Blood: Blood ha an extracellular matrix called plasma which contains leukocytes, erythrocytes, and thrombocytes. It is a vascular tissue because it circulates in veins and arteries.

Bone tissue: It is a connective tissue that is mineralized. It is responsible for the support and movement of the body.


Tissue classification based on structure of cells, composition of noncellular extracellular matrix, and cell function

four types of tissues

  1. Epithelial tissue
  2. Connective tissue
  3. Muscle tissue
    4.Nervous tissue

Microscopic study of the tissue

Removal if tissue for diagnostic purposes

Examination of tissue of dead body to determine cause of death

Embryonic Tissue, germ layer
Endoderm, Mesoderm

inner layer, forms the lining of the digestive tract

middle layer, forms muscles, bones, and blood vessels

outer layer, forms the skin and neuroectoderm forms structures of the nervous system

Epithelial Tissue
consist almost entirely of cells
Avascular- no blood supply
Regenerative- cell can divide
Specialized cell connections
Cover the outside of the body
Line the insides of the digestive, urinary, respiratory and reproductive system
Line heart and blood vessels
Lines the inside of body cavities
Forms glands
Distinct sufaces:
free surface- top, faces lumen/opening
Lateral surface- sides, where the cells contact one another
Basal surface- bottom, attaches to another structure
Basement membrane- a cellular layer below the tissue

Basement Membrane
Formed by secretions of the cells of the epithelial tissue and secretions of the underlying connective tissue
A cellular “glue”
attaches the CT (connective tissue)
Helps to guide cell migration
Act as a filter
Not always associated with epithelial tissues

Functions of Epithelial Tissue
Protect underlying structures
Act as a barrier
Allow for movement of material across the surface

Classification of Epithelium
Number of layers of cells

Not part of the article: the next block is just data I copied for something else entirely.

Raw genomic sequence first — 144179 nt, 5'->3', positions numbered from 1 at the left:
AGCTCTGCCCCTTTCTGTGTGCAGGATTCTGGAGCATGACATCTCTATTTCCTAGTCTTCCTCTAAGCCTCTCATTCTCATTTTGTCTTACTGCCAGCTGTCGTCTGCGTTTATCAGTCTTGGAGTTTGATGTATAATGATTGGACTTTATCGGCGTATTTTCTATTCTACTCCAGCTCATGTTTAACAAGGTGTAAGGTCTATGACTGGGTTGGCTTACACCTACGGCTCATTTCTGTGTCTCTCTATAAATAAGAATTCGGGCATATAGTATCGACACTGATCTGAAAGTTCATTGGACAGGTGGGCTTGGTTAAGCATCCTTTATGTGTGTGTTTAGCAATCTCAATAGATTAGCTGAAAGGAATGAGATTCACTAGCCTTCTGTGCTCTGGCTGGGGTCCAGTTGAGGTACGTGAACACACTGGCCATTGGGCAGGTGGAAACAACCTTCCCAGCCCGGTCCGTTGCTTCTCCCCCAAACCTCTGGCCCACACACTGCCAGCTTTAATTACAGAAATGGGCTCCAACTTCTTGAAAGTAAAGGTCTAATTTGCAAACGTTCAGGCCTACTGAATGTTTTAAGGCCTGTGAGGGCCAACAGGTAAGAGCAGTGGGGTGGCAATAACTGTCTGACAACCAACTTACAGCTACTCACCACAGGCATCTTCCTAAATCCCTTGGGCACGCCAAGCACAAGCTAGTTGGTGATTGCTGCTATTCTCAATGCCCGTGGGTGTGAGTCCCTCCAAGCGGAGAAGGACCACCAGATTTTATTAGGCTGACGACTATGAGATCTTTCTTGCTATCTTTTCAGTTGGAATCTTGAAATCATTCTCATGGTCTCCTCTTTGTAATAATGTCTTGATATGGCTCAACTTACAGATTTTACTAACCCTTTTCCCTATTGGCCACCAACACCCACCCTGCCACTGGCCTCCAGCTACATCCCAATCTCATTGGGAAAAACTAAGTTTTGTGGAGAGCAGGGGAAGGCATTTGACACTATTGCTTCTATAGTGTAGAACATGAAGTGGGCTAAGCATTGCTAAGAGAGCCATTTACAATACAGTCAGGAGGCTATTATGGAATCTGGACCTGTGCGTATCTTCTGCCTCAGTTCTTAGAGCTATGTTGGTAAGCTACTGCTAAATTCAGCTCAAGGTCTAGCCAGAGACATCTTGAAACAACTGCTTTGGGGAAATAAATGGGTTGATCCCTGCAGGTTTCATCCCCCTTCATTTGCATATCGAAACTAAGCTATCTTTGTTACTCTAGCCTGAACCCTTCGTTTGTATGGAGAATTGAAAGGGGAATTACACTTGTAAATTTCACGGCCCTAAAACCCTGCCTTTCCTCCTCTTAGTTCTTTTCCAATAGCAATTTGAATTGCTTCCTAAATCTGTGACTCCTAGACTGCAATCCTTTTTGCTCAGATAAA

Simple- single layer of cells
Stratified- two or more layers of cells. Use apical/top cell layer to name the shape of the cell
Pseudostratified- tissues that appear to be stratified but all the cells are attached to the basement membrane
Shape of cells
Squamous- flattened, scale shaped
Cuboidal-same hight and width
Columnar-taller than wide

single layer of cells

two or more layers of cells. Use apical/top cell layer to name the shape of the cell

tissues that appear to be stratified but all the cells are attached to the basement membrane
Shape of cells

flattened, scale shaped

same hight and width

taller than wide

Functional Characteristics
Simple:Allow diffusion of gases, flirtation of the blood,secretion, absorption

Stratified:protection-against abrasion

Squamous: allow for diffusion and filtration

Cuboidal and columnar:secretion and absorptions
May contain goblet cells- mucus producing cell, unicellular gland

Free surfaces of epithelium
Smooth: reduces friction

Microvilli:increase surface area, absorption and secretion
Stereocilia: elongated microvilli, for absorption and secretion

Cilia: move materials over the surface of the tissue

Folds:in transitional epithelium, allows organs to change shape as the fill or empty. urinary system

Simple Squamous Epithelium
Structure: single layer of flattened cells
Location:lining blood and lymphatic vessels, alveoli, kidney, lining serious membrane
Functions:diffusion, filtration, some protection, small amount of absorption and secretion

Simple Cuboidal Epithelium
Structure: single layer of cubed shaped cells

Location:Kidney tubules, glands, choroid plexus, terminal bronchioles

Functions:absorption, secretion, movement of materials(celli)

Simple Columnar Epithelium
Structure: single layer of column shaped cells
Location:Glands, stomach, intestines, bronchoiles of the lungs, uterus uterine tubes, gallbladder
Functions:secretion, movement of materials over the surface, absorption

Stratified Squamous Epithelium
Structure: multiple layer where the basal layers are cuboidal and apical is flattened
Location:Keratinized- skin, moist-oral cavity,parts of the pharynx, esophagus, vagina, anus

Stratified Cuboidal Epithelium
Structure:multiple layers of cube shaped cells